Politics of infiltration

I've been thinking a lot about HYDRA today, because I've been working on my Google conspiracy essay, and I'm basically making the argument that within Google there's a group trying to pull a reverse HYDRA: allowing this ethically compromised institution to grow in power so they can steer it toward anticapitalist goals.

I'm pretty Machiavellian in my political leanings -- not in the sense of interested in absolute power, but in the sense of "the means don't justify the ends." (That's closer to the correct translation of the popularly cited "The ends justify the means.")

There's a horrible belief that's very popular in the left right now, that if you do everything "right," in that you don't commit any individual actions that could be characterized as morally wrong, then it doesn't matter what the outcome of your actions were.

But if the outcomes of your actions amount to no systematic change, if you wanted to make the world a better place and you didn't, then you failed. The moral value of actions needs to be measured, not in their individual, categorical properties, but in their consequences.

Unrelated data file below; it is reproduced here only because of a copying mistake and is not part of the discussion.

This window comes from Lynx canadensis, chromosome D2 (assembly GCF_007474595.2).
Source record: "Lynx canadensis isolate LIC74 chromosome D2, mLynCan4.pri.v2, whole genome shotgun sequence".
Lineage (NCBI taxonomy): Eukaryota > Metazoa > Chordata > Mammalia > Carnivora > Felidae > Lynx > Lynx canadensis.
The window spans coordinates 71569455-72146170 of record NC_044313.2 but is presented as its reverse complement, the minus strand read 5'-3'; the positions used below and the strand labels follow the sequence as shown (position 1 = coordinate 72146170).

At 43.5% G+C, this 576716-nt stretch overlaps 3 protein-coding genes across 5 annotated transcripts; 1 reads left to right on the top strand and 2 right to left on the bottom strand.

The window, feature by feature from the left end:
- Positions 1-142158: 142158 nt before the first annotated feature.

This is a lot harder when you're trying to do good than when you're trying to do evil. Because the little consequences count, too. Lying to people and betraying them causes real emotional suffering. And that's an intrinsic part of infiltration.

Following strict personal moral rules feels like it's going to be harder, but it's actually a lot easier than acting with a constant understanding that the morality of your actions is determined by their consequences. Determining your practices based on ethical purity allows you to opt out of the practical political world, where you're forced to make imperfect actions based on insufficient information with not enough time and on not clear premises. Determining them based on outcomes demands that you wade in -- and not just that, but not fuck up when you do. Showing up isn't always good enough for consequence-based ethics. Failure necessarily entails real harm done.

But since all the things we set our moral compasses by are outcomes, and all the smaller goals along the way are outcomes, it's not okay to start ignoring outcomes when it gets down to the granularity of "Okay but what personally am I obligated to do?"